Flock! (XBLA) Review
Posted by Trace Aber on 04.22.2009
Will Capcom's latest puzzle game live up to the hype or will the unique concept be too much?
Flock! has all of the makings of a terrific downloadable game, including new gameplay mechanics, beautiful graphics, fresh ideas, and was made by Capcom. Yet, somewhere in the midst of all of this optimism, only a mediocre game was created – but why?
Flock! (which from this point on I will avoid using the exclamation point), is an puzzle game where you control a flying saucer and lead groups of various animals to the mothership, which the game dubs the “Motherflocker.” You lead the animals by striking fear in them with your saucer’s beam of light and do your best to guide them onto the Motherflocker. Each animal has various quirks and abilities that require the player to come up with a slew of different strategies (which you will need to do to complete). For example, the sheep cannot fit through fences, so you must lead them through a small geyser to shrink them to where they can continue on their path. Cows, on the other hand, must be chased so they can build enough speed to break down fences, while chickens are able to fly for a short distance.
Each level is, technically, untimed so you are free to spend as much time as you like on each level. Most levels include more animals than you actually need to place on the Motherflocker, so this is a good way to get every single animal onboard. The levels do, however, offer medals that you can earn based on how fast you beat the level (ranging from Gold, Silver, and Bronze) and they help you unlock various items. Every level you beat also grants you an item to use in the game’s robust level editor, which is a nice incentive for players to finish all 50 levels of the main campaign.
Speaking of the level editor, Flock features one of the best level editors I’ve seen on a console. You have the ability to play virtually everything you will find throughout the game’s campaign and you are given a slew of options to make it work within the context of whatever level you are attempting to create. The editor also boasts the ability to change the season the map takes place in, as well as how many and what types of animals you need to complete the level, which is a nice feature. From what I understand, it is essentially the exact same level editor the creators of the game used, and I completely believe that. Players can also download user-created and Capcom-created levels to further increase the playability of the game.
Graphically, Flock is one of the most beautiful XBLA games I have played. Everything looks as though it were made of plush toys, which fits with the overall theme and atmosphere of the game. Each season has a different look to it, and with all four seasons represented, you get a nice range of graphics. The audio in the game is also well-suiting, and for some reason often reminds me of the theme song from the short-lived Dilbert cartoon that aired on TV.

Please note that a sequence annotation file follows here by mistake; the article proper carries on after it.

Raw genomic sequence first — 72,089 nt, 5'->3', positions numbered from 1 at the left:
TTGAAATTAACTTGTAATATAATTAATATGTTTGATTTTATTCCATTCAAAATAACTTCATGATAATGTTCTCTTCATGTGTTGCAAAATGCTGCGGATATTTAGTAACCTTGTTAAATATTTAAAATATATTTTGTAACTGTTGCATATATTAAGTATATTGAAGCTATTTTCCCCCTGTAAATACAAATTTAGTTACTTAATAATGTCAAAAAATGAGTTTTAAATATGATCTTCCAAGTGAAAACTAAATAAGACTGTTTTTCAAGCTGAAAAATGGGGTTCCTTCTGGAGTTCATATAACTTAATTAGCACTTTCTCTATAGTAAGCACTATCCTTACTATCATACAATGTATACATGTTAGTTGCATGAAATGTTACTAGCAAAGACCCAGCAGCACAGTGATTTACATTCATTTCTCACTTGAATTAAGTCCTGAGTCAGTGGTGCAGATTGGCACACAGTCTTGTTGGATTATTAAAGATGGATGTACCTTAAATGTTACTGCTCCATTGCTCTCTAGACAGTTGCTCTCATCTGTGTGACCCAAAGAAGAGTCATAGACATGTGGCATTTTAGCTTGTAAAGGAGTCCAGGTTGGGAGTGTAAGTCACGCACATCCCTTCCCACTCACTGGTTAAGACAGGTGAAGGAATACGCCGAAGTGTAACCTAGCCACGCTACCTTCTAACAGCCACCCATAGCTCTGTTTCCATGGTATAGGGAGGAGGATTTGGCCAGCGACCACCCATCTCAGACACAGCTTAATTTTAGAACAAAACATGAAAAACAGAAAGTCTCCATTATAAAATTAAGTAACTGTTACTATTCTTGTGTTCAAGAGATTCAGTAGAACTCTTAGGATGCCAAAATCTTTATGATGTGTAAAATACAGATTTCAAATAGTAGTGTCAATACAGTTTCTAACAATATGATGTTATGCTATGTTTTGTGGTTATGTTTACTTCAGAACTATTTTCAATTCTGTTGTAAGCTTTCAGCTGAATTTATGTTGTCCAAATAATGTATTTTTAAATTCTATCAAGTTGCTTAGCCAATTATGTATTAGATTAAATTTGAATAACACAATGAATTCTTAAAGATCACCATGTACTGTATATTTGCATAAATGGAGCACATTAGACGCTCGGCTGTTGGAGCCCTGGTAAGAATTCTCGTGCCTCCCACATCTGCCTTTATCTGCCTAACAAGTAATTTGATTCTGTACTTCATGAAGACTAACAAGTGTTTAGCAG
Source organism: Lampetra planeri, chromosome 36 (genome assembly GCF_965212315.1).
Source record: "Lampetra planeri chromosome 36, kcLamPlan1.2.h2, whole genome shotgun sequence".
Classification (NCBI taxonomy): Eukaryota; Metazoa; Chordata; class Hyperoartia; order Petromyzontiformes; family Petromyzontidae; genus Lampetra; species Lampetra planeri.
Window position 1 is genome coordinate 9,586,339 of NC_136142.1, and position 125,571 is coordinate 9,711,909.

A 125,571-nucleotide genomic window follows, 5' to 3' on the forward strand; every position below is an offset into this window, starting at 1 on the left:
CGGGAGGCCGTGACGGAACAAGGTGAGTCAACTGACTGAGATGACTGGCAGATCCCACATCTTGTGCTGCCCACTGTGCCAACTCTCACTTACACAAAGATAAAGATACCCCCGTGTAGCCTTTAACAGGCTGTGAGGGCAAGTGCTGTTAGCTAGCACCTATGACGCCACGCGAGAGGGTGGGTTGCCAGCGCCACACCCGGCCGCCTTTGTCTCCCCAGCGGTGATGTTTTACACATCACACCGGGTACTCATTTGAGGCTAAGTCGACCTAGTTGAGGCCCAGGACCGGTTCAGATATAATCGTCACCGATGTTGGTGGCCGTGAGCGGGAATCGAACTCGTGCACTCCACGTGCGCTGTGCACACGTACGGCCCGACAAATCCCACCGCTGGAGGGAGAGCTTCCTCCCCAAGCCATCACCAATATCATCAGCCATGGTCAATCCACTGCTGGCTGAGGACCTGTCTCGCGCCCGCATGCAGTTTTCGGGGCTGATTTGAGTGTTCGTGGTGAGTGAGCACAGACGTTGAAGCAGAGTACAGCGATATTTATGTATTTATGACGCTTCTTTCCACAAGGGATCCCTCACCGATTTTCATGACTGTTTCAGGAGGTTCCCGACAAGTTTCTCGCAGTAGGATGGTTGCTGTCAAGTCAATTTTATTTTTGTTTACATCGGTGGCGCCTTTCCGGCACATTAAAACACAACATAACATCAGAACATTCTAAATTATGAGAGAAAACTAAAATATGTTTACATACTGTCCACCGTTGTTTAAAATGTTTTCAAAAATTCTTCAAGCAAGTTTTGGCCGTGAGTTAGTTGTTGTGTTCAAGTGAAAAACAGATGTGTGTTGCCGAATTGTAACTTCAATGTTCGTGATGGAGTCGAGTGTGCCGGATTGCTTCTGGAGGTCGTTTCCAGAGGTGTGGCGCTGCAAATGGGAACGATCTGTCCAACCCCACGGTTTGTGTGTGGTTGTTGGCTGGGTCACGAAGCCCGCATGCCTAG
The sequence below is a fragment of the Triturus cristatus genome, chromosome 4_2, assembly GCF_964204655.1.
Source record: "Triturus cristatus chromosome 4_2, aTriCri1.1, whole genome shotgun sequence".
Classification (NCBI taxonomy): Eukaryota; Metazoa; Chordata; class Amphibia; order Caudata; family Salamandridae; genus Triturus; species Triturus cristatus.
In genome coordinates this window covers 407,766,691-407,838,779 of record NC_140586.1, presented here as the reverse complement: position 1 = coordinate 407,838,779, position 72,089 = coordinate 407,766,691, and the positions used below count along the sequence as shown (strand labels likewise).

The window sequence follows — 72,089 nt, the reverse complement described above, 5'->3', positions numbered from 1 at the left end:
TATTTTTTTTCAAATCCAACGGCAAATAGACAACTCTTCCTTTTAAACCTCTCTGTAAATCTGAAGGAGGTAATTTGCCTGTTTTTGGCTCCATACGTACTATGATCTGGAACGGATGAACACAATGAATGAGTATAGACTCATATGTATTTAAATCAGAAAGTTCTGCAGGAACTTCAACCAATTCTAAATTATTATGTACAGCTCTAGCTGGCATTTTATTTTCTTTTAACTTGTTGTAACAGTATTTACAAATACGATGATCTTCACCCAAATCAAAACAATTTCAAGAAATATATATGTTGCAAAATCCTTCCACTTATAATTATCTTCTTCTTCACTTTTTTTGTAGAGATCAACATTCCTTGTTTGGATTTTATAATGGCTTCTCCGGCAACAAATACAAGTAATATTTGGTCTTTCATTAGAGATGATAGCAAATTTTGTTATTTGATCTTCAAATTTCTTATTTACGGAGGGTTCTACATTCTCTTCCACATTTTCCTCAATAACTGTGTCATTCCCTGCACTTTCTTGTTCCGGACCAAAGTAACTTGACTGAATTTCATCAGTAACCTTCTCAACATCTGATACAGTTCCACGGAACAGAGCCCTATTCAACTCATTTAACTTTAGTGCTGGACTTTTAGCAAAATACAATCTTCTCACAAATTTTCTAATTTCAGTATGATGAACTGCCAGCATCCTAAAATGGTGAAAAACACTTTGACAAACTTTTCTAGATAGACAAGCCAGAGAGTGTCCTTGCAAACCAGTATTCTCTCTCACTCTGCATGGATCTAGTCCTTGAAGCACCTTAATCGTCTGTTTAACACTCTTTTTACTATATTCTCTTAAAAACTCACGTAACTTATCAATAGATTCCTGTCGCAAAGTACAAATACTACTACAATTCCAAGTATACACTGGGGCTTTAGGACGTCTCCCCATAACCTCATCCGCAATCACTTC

With all of these great features, however, comes a major problem. While causing animals to flee in fear of a giant saucer seems like a great time, it is sometimes far more problematic than it should be. Too often animals get caught around corners or fall off ledges and there never appears to be any real rhyme or reason to it. The larger the group of animals you are chasing the more random their actions seem to be, which I expected to so degree but at times I found myself more frustrated than entertained. I don’t blame any of this on the developers, however, because that was there goal. They wanted to make a unique and challenging puzzler, and they did, but the game unfortunately is not fun.
The 411 - Flock! is not a bad game, and honestly does everything it promised. It is extremely unique, looks excellent, and can be quite challenging when going for the medals. I had a good time playing the game, but I also had a very frustrating time with it, mostly due to the way the game was made. I know a lot of people who enjoy this game, and the community seems fairly active, but it is certainly not for everyone. If you can get passed some of the gameplay mechanisms, or if they simply don’t bother you, Flock is a must-own title that really has unlimited replay value. Either way, I still highly recommend downloading the trial game first, just so you know what you are getting into.
Unique and beautiful, there's nothing negative to say about the graphics.
The game can be fun but can be as equally frustrating. Only the most patient gamers can fully appreciate it.
Catchy but standard.
The lasting appeal is based upon whether or not you can get past the frustration. If so, then the lasting appeal is endless.
I think most people were expecting greatness, but the clunky controls make what should be a masterpiece simply a mediocre game.